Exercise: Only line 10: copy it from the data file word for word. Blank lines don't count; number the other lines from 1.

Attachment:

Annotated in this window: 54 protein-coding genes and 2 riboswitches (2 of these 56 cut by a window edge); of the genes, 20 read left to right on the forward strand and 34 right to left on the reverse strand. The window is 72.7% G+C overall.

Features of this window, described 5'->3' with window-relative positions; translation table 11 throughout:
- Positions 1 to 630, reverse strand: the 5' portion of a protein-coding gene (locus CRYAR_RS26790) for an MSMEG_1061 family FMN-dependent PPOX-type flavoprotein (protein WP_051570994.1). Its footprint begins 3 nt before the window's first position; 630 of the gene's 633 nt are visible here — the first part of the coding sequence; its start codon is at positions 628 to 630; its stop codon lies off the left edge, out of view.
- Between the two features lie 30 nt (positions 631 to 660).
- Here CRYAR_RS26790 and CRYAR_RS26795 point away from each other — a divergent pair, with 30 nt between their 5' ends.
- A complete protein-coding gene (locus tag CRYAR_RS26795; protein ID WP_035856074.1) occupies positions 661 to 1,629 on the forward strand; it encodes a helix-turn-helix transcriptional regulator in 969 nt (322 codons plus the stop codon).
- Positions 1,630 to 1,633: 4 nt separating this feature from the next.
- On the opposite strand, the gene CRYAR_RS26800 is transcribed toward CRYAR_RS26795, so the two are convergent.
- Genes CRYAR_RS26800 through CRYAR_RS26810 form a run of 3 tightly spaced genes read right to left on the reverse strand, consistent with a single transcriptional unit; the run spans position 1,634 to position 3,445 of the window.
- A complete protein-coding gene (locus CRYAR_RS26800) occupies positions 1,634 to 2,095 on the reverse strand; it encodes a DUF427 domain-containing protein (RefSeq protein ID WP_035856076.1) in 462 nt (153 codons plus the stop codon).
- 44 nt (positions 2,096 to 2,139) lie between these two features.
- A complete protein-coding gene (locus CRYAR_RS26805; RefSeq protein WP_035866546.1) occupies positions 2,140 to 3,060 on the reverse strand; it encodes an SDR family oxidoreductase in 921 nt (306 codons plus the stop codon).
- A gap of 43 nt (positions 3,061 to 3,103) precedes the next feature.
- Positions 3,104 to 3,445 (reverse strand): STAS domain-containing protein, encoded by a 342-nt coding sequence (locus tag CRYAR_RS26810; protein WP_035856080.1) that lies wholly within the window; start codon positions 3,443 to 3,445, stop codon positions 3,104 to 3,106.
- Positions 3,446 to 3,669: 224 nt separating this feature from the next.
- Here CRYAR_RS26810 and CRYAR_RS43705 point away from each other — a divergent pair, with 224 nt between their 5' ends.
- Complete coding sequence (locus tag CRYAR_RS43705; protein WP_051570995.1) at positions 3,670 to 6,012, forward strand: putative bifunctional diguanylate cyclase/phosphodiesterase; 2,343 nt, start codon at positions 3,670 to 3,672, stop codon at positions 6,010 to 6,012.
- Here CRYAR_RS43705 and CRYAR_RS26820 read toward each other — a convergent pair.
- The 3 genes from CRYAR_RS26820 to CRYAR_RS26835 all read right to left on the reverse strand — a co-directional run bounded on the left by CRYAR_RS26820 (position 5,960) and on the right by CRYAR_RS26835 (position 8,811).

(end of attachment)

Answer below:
- A complete protein-coding gene (locus CRYAR_RS26800) occupies positions 1,634 to 2,095 on the reverse strand; it encodes a DUF427 domain-containing protein (RefSeq protein ID WP_035856076.1) in 462 nt (153 codons plus the stop codon).